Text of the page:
Today January 24, 2022

We need support to correct misdiagnosis of rare diseases-Pediatric Neurologists

Accra Dec. 03, GNA – Dr. Charles Hammond, a Pediatric Neurologist at the Komfo Anokye Teaching Hospital, has appealed to government for support to reduce misdiagnosis of rare diseases among children.

Rare disease, also referred to as an orphan disease, is any disease that affects a small percentage of the population.

It includes sickle cell, cerebral palsy, autism, epilepsy, hydrocephalus, hemophilia (inability of blood to clot), thalasemmia (absence of adequate haemoglobin), spinal muscular dystrophies, and sickle cell.

He made the appeal at an African Summit on Rare Diseases in Accra, organised by the Rare Disease Ghana Initiative (RDGI) to discuss the hindrances to the health and social growth of persons living with rare diseases in Africa and develop recommendations for improvement.

The three-day summit, which began on Wednesday December 01, is on the theme: Achieving Universal Health through Equity”.

Participants of the summit include persons living with rare diseases, their caretakers, and other stakeholders within the rare diseases space from 15 African countries, including Ghana, Lesotho, Botswana, Ivory Coast, Mali, Kenya, Nigeria, Mozambique, and Rwanda.

The challenge so far with controlling the condition among young people, he said, included misdiagnosis as a result of inadequate specialists, and the less than five neurological centres nationwide, which made most of the diagnosis, suspected cases, and high cost of seeking true diagnosis.

Apart from misdiagnosis, neurologists also have mismanagement challenges rising from uncertain diagnostics and others such as lack of genetic counselors, diagnostic closure, and cultural, traditional and religious beliefs attaching non-medical meanings to condition.

Others are difficulty in dietary modification, non-availability of genetic therapies, and non-availability of enzyme replacement.

Dr. Hammond, who said “rare diseases are not so rare” among Ghanaian children, as they seemed, admonished government to make efforts to increase expertise in the area, and enroll free screening programmes onto the national health insurance scheme.

He also entreated Government to enhance access to investigations into the conditions, such as neuro-imaging, electrophysiology and genetic testing and support stakeholders to improve advocacy in the area.

Mr Samuel Wiafe, the Executive Director, RDGI, said people with rare diseases needed their concerns addressed with equity in all spheres, including how buildings were designed.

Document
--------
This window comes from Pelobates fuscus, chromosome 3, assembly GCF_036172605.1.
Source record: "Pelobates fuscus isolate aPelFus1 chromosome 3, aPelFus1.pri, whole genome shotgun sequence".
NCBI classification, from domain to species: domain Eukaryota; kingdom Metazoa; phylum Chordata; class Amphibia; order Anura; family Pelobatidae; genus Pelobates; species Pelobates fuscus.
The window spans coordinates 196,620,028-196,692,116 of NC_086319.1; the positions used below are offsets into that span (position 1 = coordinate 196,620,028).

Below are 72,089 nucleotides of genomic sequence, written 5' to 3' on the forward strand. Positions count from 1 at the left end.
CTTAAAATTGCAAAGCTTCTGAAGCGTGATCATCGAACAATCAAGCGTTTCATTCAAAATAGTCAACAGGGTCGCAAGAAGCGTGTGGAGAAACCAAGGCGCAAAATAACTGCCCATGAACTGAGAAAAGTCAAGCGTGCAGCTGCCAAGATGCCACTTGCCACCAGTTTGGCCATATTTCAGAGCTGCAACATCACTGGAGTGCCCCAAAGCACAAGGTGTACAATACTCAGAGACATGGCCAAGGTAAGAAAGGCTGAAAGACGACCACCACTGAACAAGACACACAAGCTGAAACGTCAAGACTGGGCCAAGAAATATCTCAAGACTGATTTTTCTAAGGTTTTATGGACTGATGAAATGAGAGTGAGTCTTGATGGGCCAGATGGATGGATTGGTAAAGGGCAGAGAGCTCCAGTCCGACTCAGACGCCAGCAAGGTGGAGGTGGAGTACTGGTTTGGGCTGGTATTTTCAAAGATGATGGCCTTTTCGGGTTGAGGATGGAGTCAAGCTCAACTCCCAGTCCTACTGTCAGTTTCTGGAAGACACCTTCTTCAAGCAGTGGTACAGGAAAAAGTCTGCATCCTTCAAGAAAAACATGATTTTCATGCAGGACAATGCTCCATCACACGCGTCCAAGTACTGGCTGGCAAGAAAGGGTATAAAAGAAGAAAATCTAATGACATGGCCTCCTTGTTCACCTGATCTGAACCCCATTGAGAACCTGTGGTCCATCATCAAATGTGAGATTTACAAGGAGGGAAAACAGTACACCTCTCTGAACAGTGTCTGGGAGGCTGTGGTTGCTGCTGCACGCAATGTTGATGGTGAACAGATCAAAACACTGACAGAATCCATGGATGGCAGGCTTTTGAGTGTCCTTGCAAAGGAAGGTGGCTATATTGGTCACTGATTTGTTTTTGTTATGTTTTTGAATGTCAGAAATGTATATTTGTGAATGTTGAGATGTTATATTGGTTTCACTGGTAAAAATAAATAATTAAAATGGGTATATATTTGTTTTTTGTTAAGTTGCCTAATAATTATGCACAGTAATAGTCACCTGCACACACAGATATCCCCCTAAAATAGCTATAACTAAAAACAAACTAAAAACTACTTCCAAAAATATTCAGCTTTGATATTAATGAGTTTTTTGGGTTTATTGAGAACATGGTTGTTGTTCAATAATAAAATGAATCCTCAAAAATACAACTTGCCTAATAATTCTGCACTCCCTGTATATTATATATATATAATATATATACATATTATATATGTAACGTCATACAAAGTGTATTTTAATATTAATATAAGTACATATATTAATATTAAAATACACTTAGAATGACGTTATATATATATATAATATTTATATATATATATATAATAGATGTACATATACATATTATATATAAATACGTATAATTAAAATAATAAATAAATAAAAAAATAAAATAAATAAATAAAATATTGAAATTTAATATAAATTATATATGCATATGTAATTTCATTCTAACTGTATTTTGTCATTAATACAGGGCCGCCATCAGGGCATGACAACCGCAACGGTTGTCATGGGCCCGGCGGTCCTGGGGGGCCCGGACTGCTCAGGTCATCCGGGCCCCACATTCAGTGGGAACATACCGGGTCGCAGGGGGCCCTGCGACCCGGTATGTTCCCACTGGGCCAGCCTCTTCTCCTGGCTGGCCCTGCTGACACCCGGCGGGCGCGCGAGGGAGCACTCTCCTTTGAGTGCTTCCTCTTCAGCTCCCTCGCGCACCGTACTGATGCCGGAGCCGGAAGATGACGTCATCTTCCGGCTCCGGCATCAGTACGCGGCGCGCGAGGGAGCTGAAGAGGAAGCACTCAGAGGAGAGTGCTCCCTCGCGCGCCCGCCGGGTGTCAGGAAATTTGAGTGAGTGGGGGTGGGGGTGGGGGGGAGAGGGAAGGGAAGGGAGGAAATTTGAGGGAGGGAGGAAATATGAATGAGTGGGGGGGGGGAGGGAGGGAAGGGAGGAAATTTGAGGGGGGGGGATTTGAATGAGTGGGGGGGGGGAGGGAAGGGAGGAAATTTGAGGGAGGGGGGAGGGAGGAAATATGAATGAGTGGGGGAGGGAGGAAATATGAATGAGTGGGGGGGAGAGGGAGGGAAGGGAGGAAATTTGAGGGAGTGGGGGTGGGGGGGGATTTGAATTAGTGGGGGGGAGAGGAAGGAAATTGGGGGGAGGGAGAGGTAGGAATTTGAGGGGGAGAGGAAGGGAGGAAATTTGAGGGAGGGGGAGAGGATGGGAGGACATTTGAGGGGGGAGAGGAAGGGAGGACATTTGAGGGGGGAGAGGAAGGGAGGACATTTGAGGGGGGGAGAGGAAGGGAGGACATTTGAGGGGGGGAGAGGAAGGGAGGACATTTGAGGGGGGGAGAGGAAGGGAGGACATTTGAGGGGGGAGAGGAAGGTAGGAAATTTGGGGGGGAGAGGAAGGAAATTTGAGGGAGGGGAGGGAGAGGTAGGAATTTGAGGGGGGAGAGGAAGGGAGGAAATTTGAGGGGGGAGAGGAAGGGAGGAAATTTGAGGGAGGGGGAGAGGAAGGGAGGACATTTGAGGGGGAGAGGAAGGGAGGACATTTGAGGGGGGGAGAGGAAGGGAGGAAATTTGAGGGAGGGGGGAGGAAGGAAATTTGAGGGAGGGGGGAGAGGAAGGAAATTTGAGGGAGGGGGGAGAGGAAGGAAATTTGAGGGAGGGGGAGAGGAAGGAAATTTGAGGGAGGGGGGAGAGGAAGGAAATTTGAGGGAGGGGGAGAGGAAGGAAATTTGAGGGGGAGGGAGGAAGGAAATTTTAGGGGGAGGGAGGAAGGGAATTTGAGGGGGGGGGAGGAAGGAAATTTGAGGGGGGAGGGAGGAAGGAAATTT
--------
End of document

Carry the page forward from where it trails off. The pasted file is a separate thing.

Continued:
He reiterated the need for Government to make technology available for the diagnosis and management of rare diseases and support to cater for the costs.

Mr Wiafe said rare disease care was expensive, however, there was an aspect that was free, such as “showing love, care and attention,” and cautioned against stigmatisation.

“I entreat communities to show an act of kindness, concern and love and let’s all try to make a world that is very inclusive and does not segregate on the basis of disease, for example. I believe that all of us will not be happy that we have a condition and because of the condition, we are treated as unworthy.

“For the fathers who run away from home leaving their children with special condition with the mothers, I will say they are just cowards. I rather congratulate those who stay behind to support in taking care of the children,” he said.

The Executive Director said participants at the end of the summit would develop a ‘Regional Action Plan’ to improve awareness on rare diseases, and come out with recommendations for governments of participating countries to consider.

According to the Rare Disease International, there are 7,000 rare diseases that affect more than 300 million people worldwide.

In an interview with one of the parents with children living with rare diseases, who pleaded to speak on anonymity, she said: “The disease started with my son being unable to walk, it affected his legs and the second child too who is a girl had same problem. So because of that I was hesitating to give birth to another child. It took a long time before I gave birth, I was scared.”

Source: Ghana News Agency

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